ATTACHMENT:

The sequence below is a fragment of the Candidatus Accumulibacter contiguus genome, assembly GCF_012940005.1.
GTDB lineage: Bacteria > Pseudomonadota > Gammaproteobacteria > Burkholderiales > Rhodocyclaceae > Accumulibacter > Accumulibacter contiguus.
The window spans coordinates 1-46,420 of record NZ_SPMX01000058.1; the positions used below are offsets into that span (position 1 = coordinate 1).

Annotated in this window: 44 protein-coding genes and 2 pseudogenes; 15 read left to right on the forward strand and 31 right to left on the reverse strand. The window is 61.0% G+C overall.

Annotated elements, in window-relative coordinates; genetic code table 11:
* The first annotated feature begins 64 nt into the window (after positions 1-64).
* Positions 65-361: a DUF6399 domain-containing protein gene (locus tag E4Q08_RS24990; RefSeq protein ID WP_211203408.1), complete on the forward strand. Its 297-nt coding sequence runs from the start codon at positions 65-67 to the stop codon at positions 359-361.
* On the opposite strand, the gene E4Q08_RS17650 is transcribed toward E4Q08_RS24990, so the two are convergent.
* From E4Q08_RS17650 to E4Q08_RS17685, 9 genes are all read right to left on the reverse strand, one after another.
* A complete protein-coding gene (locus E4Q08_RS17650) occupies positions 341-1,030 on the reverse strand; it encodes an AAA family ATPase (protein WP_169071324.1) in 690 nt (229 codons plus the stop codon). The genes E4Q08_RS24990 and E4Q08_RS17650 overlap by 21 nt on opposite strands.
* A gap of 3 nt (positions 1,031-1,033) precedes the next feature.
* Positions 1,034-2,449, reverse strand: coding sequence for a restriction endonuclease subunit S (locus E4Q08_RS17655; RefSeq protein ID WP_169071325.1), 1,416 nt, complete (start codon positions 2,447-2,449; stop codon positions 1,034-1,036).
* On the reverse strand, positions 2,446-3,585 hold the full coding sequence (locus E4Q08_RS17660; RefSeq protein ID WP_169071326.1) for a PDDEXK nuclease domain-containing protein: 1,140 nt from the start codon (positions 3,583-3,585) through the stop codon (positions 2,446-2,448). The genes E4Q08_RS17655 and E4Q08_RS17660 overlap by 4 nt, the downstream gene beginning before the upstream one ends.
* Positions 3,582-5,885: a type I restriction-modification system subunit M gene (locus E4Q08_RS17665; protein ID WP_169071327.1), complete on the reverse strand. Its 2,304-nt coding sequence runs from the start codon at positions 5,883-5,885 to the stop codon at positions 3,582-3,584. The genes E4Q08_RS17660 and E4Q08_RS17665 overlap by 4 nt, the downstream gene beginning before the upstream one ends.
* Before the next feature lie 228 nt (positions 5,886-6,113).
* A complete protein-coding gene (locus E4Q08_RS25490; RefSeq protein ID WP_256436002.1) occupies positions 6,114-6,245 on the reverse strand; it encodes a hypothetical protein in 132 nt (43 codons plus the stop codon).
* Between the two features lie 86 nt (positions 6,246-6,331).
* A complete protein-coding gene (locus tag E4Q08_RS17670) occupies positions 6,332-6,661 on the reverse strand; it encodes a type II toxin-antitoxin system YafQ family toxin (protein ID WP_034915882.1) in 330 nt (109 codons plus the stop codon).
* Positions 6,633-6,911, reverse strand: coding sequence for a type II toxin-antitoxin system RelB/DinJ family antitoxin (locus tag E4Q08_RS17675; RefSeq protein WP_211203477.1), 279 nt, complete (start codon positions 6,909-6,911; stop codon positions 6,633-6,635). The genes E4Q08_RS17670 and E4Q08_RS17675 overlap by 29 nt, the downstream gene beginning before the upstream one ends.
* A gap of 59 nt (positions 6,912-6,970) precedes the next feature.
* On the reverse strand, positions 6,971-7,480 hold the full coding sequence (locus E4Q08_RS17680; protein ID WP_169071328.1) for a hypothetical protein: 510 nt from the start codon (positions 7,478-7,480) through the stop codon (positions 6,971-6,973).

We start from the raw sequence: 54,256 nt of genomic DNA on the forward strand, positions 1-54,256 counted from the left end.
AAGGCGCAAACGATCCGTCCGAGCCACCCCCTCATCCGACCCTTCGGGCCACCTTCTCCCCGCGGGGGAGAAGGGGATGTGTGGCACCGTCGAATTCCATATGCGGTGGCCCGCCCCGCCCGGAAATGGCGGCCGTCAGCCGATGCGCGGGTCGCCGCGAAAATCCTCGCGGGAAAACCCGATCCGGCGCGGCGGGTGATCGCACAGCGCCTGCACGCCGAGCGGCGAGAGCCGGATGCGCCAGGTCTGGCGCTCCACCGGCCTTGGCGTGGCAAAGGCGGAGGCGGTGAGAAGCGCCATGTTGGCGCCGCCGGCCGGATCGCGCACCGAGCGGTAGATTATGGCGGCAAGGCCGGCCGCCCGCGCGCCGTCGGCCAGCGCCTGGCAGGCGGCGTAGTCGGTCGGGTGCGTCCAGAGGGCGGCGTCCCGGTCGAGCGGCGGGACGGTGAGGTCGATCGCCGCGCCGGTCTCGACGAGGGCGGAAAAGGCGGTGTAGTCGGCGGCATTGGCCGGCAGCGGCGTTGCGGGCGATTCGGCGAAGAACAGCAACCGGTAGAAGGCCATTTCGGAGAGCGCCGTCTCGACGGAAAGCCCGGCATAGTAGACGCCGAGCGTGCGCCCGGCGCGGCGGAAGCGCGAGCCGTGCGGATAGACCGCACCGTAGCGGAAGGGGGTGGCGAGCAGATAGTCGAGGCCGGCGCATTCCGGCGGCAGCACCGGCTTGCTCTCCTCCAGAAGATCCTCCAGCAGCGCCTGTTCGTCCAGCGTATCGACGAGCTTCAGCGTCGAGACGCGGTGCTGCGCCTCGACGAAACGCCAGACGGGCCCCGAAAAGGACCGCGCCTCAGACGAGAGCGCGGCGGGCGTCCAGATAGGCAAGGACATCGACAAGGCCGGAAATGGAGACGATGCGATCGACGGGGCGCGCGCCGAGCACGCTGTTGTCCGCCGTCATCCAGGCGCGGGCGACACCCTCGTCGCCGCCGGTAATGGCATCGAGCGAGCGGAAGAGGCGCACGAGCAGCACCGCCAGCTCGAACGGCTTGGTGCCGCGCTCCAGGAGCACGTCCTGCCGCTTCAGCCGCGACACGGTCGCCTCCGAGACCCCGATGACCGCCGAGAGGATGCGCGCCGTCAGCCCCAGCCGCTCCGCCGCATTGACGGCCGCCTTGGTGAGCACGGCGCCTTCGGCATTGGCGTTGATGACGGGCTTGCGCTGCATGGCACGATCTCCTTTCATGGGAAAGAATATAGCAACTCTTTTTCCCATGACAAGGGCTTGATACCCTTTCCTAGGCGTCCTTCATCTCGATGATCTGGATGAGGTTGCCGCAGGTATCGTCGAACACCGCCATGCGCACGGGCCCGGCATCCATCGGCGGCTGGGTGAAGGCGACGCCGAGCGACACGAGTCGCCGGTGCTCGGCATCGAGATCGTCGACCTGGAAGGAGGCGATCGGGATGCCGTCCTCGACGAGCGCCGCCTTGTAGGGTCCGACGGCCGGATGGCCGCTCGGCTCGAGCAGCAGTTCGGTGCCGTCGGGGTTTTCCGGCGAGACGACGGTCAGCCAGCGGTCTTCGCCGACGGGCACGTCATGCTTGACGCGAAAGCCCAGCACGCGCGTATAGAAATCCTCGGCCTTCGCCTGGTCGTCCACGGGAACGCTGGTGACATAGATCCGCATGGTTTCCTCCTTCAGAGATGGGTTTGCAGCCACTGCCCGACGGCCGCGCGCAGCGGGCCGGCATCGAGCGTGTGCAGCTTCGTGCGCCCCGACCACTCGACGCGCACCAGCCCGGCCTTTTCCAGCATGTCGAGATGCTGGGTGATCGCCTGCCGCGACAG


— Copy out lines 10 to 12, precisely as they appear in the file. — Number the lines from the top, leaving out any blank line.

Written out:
* A complete protein-coding gene (locus E4Q08_RS17650) occupies positions 341-1,030 on the reverse strand; it encodes an AAA family ATPase (protein WP_169071324.1) in 690 nt (229 codons plus the stop codon). The genes E4Q08_RS24990 and E4Q08_RS17650 overlap by 21 nt on opposite strands.
* A gap of 3 nt (positions 1,031-1,033) precedes the next feature.
* Positions 1,034-2,449, reverse strand: coding sequence for a restriction endonuclease subunit S (locus E4Q08_RS17655; RefSeq protein ID WP_169071325.1), 1,416 nt, complete (start codon positions 2,447-2,449; stop codon positions 1,034-1,036).